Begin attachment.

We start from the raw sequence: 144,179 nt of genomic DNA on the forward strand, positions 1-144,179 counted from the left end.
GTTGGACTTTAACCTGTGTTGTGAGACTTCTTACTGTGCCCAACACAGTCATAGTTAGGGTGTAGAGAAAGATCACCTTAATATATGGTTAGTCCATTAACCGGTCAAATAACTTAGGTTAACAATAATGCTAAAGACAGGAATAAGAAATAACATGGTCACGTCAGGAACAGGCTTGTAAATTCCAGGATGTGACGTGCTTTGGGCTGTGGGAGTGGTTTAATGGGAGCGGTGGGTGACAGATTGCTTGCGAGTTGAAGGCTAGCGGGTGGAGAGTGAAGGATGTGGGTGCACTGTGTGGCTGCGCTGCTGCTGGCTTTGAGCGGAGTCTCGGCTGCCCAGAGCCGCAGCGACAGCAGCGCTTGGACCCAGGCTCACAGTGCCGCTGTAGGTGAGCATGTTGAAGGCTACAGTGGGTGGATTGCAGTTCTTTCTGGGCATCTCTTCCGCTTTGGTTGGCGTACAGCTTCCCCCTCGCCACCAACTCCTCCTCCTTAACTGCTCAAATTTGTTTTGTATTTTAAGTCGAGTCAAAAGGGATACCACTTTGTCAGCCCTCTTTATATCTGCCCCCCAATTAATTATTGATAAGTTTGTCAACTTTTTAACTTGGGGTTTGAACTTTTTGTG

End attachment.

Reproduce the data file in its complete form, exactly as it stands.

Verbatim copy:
We start from the raw sequence: 144,179 nt of genomic DNA on the forward strand, positions 1-144,179 counted from the left end.
GTTGGACTTTAACCTGTGTTGTGAGACTTCTTACTGTGCCCAACACAGTCATAGTTAGGGTGTAGAGAAAGATCACCTTAATATATGGTTAGTCCATTAACCGGTCAAATAACTTAGGTTAACAATAATGCTAAAGACAGGAATAAGAAATAACATGGTCACGTCAGGAACAGGCTTGTAAATTCCAGGATGTGACGTGCTTTGGGCTGTGGGAGTGGTTTAATGGGAGCGGTGGGTGACAGATTGCTTGCGAGTTGAAGGCTAGCGGGTGGAGAGTGAAGGATGTGGGTGCACTGTGTGGCTGCGCTGCTGCTGGCTTTGAGCGGAGTCTCGGCTGCCCAGAGCCGCAGCGACAGCAGCGCTTGGACCCAGGCTCACAGTGCCGCTGTAGGTGAGCATGTTGAAGGCTACAGTGGGTGGATTGCAGTTCTTTCTGGGCATCTCTTCCGCTTTGGTTGGCGTACAGCTTCCCCCTCGCCACCAACTCCTCCTCCTTAACTGCTCAAATTTGTTTTGTATTTTAAGTCGAGTCAAAAGGGATACCACTTTGTCAGCCCTCTTTATATCTGCCCCCCAATTAATTATTGATAAGTTTGTCAACTTTTTAACTTGGGGTTTGAACTTTTTGTG